Installing and getting started with Ring Video Doorbell 4 is easy and convenient. In the Ring app, there are informative videos that step by step review how to do. Mounting is done using a couple of supplied screws, and you do not really need any cables, just a working Wi-Fi network that can reach where you mount the bell. And it works with both 2.4 and 5 GHz.
I live in an older apartment building with thick walls, which in some cases makes the connection unstable, but here I experienced no problems with either sound or image. Ring Video Doorbell 4 can be connected to existing wires or an AC adapter, but can also be powered by rechargeable batteries that are easy to remove and charge.
Call Video Doorbell 4 in use
Of course, it’s in the app that it’s all happening. Unfortunately, it is not available in the Scandinavian languages, and that drags the character down a bit for us Swedes.
There are different options for tailoring how the doorbell handles a ring, depending on which setting you choose. Of course, it can be used as a regular doorbell (without sound and image), if that’s what you want. In that case, you should buy a chime too (a speaker so you can hear it ringing on the door).
It is also in the app that you limit what is to be displayed and possibly recorded on video. Since the shots are taken at 160 degrees, it may be a good idea to limit the field of view for the sake of privacy.
Either way, it still makes sense to only record what happens on your own property or right outside your own front door if you live in an apartment (talk to your landlord first).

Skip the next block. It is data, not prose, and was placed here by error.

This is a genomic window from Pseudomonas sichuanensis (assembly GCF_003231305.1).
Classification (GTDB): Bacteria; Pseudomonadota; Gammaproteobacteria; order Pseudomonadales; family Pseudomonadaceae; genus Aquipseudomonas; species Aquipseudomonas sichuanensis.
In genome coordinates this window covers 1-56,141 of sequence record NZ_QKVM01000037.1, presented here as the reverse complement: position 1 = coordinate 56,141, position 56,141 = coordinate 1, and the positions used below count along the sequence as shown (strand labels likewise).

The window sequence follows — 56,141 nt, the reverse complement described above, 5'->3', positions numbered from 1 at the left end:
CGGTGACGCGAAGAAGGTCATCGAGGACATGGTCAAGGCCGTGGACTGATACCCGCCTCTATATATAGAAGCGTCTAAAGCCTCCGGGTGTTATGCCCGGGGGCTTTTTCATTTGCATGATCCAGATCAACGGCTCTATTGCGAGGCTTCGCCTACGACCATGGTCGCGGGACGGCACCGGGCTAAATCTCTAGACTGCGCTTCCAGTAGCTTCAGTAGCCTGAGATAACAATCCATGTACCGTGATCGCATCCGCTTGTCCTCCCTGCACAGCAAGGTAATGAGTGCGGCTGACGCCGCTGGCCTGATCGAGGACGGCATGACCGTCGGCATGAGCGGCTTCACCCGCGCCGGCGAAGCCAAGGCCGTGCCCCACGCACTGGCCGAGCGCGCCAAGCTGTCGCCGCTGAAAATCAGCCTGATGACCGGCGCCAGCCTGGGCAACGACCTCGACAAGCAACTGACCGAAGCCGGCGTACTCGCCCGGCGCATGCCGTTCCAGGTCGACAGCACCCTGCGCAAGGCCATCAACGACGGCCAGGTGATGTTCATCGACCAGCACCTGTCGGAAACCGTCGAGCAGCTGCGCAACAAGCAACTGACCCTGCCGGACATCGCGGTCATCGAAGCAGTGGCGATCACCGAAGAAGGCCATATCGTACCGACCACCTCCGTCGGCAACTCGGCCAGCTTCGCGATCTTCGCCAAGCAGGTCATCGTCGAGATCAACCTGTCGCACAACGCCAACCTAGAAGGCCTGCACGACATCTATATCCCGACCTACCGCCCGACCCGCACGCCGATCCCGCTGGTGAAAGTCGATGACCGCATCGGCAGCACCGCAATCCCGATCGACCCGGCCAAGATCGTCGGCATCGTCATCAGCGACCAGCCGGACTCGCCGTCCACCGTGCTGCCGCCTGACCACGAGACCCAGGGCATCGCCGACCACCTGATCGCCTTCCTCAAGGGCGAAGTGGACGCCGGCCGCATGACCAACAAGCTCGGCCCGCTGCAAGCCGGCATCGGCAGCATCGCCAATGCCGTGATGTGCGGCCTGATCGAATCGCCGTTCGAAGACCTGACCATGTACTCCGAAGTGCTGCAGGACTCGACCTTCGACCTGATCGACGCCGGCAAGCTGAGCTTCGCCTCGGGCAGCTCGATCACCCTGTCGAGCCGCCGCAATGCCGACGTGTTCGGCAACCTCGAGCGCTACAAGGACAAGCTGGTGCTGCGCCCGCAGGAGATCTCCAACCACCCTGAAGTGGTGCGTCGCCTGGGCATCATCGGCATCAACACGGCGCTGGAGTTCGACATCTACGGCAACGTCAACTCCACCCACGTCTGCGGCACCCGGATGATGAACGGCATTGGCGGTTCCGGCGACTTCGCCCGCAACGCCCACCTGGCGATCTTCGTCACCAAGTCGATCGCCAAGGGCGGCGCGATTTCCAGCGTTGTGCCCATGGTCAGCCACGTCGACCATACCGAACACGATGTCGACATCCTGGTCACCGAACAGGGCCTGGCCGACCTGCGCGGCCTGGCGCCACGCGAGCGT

The camera on Ring 4 is really good and since the stairwell in our house is always lit, I locked my husband inside the bathroom with the doorbell to do a dark test. The picture is really good, so no one will be able to sneak past unnoticed, even when it is pitch dark.
The bell works with Google Assistant, Amazon Alexa and Samsung Smart Things, but requires e.g. a Homebridge to work with Apple HomeKit.
With Ring 4, the security concept has been taken a small step further. On the one hand, there is a locking screw at the bottom of the bell (special tools are included in the box), which means that you can not just peel off the cover and do mischief – or steal it if that is what you want.
In addition, it requires two-factor authentication to add more users to the app, which means that people with too much free time can not just hack in and take over your bell (at least it is not so easy).
This may not seem super important if it’s just a bell with video function at the front door, but since Ring offers a wealth of products that you can connect to the same system – e.g. indoor cameras – it is nice to know that no unauthorized person can access the material.
You must have a subscription to be able to store video sequences in the cloud and watch them afterwards. Otherwise, you can only see what is happening outside the door in real time. Since a doorbell is mostlys about reacting in real-time to visitors, a subscription is not essential.
What is stored in the magic cloud will most likely be stored outside of Europe. Ring is Amrican and is connected to Amazon Web Services (AWS), which means they cannot fully meet our data protection requirements. It must then be up to the individual to decide whether it is important or not – but you should at least know this before you buy and install Ring 4.
Call Video Doorbell 4 is super easy to install and use, and there are good and informative videos in the app. The system can be expanded with both indoor and outdoor cameras, lighting and more.
That it works with Google Assistant and Amazon Alexa, increases flexibility. The picture is spotless in both light and dark, and the sound we can not complain about either.